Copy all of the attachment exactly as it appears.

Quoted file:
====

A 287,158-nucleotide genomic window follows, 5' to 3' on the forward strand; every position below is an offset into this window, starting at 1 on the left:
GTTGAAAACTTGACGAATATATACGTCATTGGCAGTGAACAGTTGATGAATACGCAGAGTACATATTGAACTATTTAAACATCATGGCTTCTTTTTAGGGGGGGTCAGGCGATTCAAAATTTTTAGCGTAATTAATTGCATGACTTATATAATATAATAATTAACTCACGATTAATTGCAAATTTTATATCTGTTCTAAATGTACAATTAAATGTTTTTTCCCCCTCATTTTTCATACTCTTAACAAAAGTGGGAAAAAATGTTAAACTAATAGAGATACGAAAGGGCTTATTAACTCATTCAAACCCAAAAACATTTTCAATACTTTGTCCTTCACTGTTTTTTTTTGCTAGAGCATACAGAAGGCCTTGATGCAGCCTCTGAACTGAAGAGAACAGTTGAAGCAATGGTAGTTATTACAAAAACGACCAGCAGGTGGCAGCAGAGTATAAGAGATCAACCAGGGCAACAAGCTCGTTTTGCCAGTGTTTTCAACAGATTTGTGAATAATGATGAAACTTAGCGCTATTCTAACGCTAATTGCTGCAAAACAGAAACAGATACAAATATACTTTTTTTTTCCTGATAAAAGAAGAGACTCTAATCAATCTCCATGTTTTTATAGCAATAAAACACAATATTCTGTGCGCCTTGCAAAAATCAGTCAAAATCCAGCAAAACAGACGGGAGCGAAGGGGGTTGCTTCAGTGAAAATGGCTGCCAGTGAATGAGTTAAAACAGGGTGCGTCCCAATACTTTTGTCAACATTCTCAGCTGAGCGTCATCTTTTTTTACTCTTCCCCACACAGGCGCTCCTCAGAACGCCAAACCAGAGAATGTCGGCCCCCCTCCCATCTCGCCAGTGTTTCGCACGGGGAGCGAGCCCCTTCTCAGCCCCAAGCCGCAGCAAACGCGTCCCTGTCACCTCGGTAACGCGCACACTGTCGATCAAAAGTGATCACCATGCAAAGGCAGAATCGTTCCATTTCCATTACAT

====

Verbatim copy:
A 287,158-nucleotide genomic window follows, 5' to 3' on the forward strand; every position below is an offset into this window, starting at 1 on the left:
GTTGAAAACTTGACGAATATATACGTCATTGGCAGTGAACAGTTGATGAATACGCAGAGTACATATTGAACTATTTAAACATCATGGCTTCTTTTTAGGGGGGGTCAGGCGATTCAAAATTTTTAGCGTAATTAATTGCATGACTTATATAATATAATAATTAACTCACGATTAATTGCAAATTTTATATCTGTTCTAAATGTACAATTAAATGTTTTTTCCCCCTCATTTTTCATACTCTTAACAAAAGTGGGAAAAAATGTTAAACTAATAGAGATACGAAAGGGCTTATTAACTCATTCAAACCCAAAAACATTTTCAATACTTTGTCCTTCACTGTTTTTTTTTGCTAGAGCATACAGAAGGCCTTGATGCAGCCTCTGAACTGAAGAGAACAGTTGAAGCAATGGTAGTTATTACAAAAACGACCAGCAGGTGGCAGCAGAGTATAAGAGATCAACCAGGGCAACAAGCTCGTTTTGCCAGTGTTTTCAACAGATTTGTGAATAATGATGAAACTTAGCGCTATTCTAACGCTAATTGCTGCAAAACAGAAACAGATACAAATATACTTTTTTTTTCCTGATAAAAGAAGAGACTCTAATCAATCTCCATGTTTTTATAGCAATAAAACACAATATTCTGTGCGCCTTGCAAAAATCAGTCAAAATCCAGCAAAACAGACGGGAGCGAAGGGGGTTGCTTCAGTGAAAATGGCTGCCAGTGAATGAGTTAAAACAGGGTGCGTCCCAATACTTTTGTCAACATTCTCAGCTGAGCGTCATCTTTTTTTACTCTTCCCCACACAGGCGCTCCTCAGAACGCCAAACCAGAGAATGTCGGCCCCCCTCCCATCTCGCCAGTGTTTCGCACGGGGAGCGAGCCCCTTCTCAGCCCCAAGCCGCAGCAAACGCGTCCCTGTCACCTCGGTAACGCGCACACTGTCGATCAAAAGTGATCACCATGCAAAGGCAGAATCGTTCCATTTCCATTACAT